The court stated as its first legal conclusion that "whether we call this Lavery Lane vacated or abandoned, it is my opinion, at this point at least, that that is a difference without any real distinction. It is now no longer maintained or claimed by the township." Notes of Testimony at p. 64. This conclusion was in error because the principle is well-recognized that a "claim of title by adverse possession does not lie against Commonwealth property." Commonwealth, Department of Transportation v. J.W. Bishop & Co., 497 Pa. 58, 62, 439 A.2d 101, 103 (1981). Similarly, our Courts have held that local governments have immunity from a

[ 353 Pa. Super. Page 541]

    claim of adverse possession when the land in question is devoted to public use. Zlotucha v. Cziebowicz, 275 Pa. Super. 205, 418 A.2d 684 (1980); Torch v. Constantino, 227 Pa. Super. 427, 323 A.2d 278 (1974).

Additionally, our Supreme Court has commented as follows:

Even privately owned property which has been dedicated to public use is not subject to a claim of title by adverse possession. The land becomes "impressed with a public use; it constitutes a public highway. [It is held] in trust for the people of the Commonwealth." Conwell v. Philadelphia & Reading Ry. Co., 241 Pa. 172, 174, 88 A. 417, 418 (1913) quoting Delaware, Lackawanna & Western R.R. Co. v. The Tobyhanna Co., 228 Pa. 487, 492, 77 A. 811, 813 (1910). Accord, Keifer Appeal, supra; Graham & Co. v. Pennsylvania Turnpike Comm'n., 347 Pa. 622, 33 A.2d 22 (1943); Western New York & Pennsylvania Ry. Co. v. Vulcan Foundry & Machine Co., 251 Pa. 383, 96 A. 830 (1916); Commonwealth v. Alburger, 1 Whart. 469 (1836); Commonwealth v. McDonald, 16 Serg. & Rawle 389 (1827).

Commonwealth, Department of Transportation v. J.W. Bishop & Co., 497 Pa. at 62, 439 A.2d at 103. (Footnote omitted). Accord (Art. 3, ยง 32, "The General Assembly shall pass no local or special law in any case which has been or can be provided for by general law and specifically the General Assembly shall not pass any local or special law: . . . 2. Vacating roads, town plats, streets or alleys . . . .).

The rationale for a rule which intends to favor the public interest over private interests has been set forth by the United States Supreme Court:

"The Government, which holds its interests here as elsewhere in trust for all the people, is not to be deprived of those interests by the ordinary court rules designed particularly for private disputes over individually owned pieces of property."

[ 353 Pa. Super. Page 542]

Commonwealth, Department of Transportation v. J.W. Bishop & Co., 497 Pa. at 64, 439 A.2d at 103 (quoting United Page 542} States v. State of California, 332 U.S. 19, 39-40, 67 S.Ct. 1658, 1669, 91 L.Ed. 1889, 1900 (1947)).

On this present state of the record, we must remand because the outcome of appellees' adverse possession claim is linked inextricably with whether title to the subject property is vested in Greene Township.

On remand, the trial court should also grant a hearing on whether certain indispensable parties, i.e., adjoining property owners, should be joined. There is no question in this case that Greene Township could be an indispensable party to this action because appellees' claim of adverse possession, if granted, could directly affect the interests of Greene Township. We have outlined the requirements for an indispensable party in the following manner:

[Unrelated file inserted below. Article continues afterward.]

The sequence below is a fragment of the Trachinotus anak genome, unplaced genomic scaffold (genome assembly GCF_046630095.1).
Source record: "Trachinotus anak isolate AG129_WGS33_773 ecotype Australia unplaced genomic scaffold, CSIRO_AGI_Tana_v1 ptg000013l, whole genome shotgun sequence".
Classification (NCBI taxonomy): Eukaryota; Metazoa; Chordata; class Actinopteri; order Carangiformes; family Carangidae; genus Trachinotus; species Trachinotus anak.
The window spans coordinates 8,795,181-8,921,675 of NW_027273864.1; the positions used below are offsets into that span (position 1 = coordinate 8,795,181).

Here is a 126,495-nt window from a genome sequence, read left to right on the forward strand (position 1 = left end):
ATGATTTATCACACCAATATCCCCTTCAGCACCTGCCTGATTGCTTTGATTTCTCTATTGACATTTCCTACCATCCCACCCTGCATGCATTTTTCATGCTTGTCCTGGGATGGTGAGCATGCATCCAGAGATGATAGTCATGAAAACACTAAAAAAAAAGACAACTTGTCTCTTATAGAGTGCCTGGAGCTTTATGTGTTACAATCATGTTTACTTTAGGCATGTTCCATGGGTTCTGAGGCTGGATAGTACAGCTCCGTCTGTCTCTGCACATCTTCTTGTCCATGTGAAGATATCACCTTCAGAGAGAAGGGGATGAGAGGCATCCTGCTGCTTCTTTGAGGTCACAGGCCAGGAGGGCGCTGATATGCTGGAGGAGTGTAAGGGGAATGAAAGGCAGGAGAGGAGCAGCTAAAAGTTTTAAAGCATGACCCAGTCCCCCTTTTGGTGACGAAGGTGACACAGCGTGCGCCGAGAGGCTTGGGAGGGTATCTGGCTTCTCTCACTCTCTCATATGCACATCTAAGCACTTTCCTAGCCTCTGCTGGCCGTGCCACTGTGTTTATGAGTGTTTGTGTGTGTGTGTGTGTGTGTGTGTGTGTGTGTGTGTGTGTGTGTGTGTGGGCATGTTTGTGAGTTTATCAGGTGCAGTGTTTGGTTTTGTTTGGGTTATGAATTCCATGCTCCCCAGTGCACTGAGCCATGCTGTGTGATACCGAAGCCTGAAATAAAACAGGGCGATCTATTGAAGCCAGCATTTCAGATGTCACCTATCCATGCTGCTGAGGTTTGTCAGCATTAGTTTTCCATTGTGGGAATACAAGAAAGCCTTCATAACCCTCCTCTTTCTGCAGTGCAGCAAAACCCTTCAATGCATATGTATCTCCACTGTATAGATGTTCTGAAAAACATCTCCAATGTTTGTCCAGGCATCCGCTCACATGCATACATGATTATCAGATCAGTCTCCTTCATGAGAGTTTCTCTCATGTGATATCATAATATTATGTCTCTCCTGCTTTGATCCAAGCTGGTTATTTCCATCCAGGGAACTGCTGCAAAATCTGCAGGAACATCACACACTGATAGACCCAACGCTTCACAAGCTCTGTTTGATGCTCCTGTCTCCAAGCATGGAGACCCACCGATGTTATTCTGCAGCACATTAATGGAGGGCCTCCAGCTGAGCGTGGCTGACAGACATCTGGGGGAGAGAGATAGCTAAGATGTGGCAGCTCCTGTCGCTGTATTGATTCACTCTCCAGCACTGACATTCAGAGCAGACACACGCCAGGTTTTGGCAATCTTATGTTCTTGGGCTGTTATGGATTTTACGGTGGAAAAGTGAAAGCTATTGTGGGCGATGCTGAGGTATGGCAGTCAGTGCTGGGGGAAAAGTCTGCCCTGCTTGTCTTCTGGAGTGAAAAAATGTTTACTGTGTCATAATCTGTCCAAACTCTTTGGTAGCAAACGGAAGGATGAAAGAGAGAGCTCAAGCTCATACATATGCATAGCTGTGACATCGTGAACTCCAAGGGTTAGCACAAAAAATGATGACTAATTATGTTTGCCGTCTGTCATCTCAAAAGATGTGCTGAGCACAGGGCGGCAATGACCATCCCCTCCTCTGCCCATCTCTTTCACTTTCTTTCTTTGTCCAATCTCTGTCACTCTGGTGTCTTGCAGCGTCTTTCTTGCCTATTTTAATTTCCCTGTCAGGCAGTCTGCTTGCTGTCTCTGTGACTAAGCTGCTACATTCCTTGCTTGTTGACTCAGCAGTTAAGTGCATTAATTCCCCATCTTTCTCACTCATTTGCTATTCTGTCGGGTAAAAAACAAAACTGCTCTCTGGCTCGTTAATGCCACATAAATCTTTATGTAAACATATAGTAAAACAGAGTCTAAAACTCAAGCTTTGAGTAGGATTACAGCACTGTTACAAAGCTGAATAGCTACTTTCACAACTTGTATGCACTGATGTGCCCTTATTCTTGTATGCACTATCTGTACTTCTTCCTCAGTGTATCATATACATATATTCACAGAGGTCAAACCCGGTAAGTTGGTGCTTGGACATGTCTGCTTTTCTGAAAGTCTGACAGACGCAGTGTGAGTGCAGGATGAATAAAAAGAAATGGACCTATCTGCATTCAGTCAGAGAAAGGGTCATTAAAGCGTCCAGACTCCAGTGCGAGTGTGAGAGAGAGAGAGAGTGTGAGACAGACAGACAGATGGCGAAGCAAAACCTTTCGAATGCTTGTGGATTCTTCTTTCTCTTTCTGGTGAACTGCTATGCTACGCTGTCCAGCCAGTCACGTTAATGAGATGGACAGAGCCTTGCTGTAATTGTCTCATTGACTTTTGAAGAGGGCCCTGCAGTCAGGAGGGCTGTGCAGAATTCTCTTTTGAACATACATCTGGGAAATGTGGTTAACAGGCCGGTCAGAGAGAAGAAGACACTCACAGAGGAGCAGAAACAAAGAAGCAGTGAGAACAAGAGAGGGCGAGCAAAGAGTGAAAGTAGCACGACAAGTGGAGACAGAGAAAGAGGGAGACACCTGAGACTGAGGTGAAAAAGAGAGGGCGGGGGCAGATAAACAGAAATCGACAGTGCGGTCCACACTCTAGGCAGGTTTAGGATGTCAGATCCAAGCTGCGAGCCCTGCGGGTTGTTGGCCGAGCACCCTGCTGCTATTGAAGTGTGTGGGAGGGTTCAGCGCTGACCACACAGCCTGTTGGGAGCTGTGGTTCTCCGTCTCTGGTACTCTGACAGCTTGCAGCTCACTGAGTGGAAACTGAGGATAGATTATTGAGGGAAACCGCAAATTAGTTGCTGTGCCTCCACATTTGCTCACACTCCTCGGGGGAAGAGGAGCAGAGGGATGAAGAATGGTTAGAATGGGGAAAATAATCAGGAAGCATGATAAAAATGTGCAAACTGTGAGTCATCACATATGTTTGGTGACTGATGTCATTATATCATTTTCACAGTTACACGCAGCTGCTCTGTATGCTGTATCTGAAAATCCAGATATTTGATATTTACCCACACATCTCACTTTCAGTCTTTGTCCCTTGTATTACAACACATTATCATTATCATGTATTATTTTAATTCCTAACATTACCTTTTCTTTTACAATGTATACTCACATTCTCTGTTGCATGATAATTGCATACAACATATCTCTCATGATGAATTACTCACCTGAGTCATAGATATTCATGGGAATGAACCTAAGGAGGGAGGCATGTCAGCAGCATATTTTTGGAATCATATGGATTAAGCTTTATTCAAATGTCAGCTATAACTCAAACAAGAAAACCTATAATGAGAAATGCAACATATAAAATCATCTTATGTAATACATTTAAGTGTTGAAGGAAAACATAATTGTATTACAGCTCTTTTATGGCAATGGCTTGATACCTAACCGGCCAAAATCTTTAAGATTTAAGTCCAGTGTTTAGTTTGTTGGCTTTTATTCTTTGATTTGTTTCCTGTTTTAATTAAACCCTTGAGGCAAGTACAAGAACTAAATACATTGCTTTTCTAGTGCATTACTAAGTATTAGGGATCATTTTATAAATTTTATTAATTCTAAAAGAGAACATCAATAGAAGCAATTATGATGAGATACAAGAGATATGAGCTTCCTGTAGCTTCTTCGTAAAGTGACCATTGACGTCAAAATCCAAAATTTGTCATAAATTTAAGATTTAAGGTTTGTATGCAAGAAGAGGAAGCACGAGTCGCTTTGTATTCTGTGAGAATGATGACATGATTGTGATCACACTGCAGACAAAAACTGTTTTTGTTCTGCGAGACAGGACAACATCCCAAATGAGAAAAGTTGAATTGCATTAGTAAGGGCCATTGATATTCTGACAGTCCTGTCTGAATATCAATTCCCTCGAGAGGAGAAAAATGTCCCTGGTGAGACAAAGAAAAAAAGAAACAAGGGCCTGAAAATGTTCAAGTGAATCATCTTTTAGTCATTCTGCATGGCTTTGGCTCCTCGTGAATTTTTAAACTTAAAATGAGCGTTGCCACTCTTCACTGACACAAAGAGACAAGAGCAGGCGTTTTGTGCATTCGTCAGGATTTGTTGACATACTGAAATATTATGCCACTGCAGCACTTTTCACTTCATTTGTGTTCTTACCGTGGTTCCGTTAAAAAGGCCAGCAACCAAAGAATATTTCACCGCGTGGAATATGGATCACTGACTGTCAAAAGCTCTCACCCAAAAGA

In Hartley v. Langkamp & Elder, 243 Pa. 550, 555-56, 90 A. 402, 403 (1914), the Pennsylvania Supreme Court set forth the following general rule:

A party in an equity action is indispensable when he has such an interest that a final decree cannot be made without affecting it, or leaving the controversy in such a condition that a final determination may be wholly inconsistent with equity and good conscience. That is to say, his presence as a party is indispensable where his rights are so connected with the claims of the litigants that no decree can be made between them without impairing such rights.

In Mechanicsburg Area School District v. Kline, 494 Pa. 476, 481, 431 A.2d 953, 956 (1981), the Supreme Court enumerated the following factors which a court should consider in determining whether a party is indispensable:

1. Do absent parties have a right or interest related to the claim?

2. If so, what is the nature of that right or interest?

3. Is that right or interest essential to the merits of the issue?

4. Can justice be afforded without violating the due process rights of absent parties?

[ 353 Pa. Super. Page 543]

Borough of Wilkinsburg v. Horner, 88 Pa. Commw. 594, 596, 490 A.2d 964, 965 (1985).

If title was at one time vested in Greene Township, then the Court of Common Pleas was without jurisdiction to grant the preliminary injunction. Id.

The trial court concluded that the issue of whether Greene Township should have been joined was waived because the appellant waited until the trial to raise the issue. We, however, are unable to agree with this waiver theory because the failure to join an indispensable party deprives a court of jurisdiction. Barren v. Dubas, 295 Pa. Super. 443, 441 A.2d 1315 (1982). Additionally, we have said that "when there is a dispute as to the existence of an easement, all owners of servient tenements have a material interest in the controversy and should be joined as defendants, even though such an owner may have had no part in the interference with, or obstruction of, the alleged easement." Id., 295 Pa. Superior Ct. at 446, 441 A.2d at 1316.

The matter is reversed and remanded for proceedings consistent with this opinion. Jurisdiction is relinquished.

Disposition

The matter is reversed and remanded for proceedings consistent with this opinion. Jurisdiction is relinquished.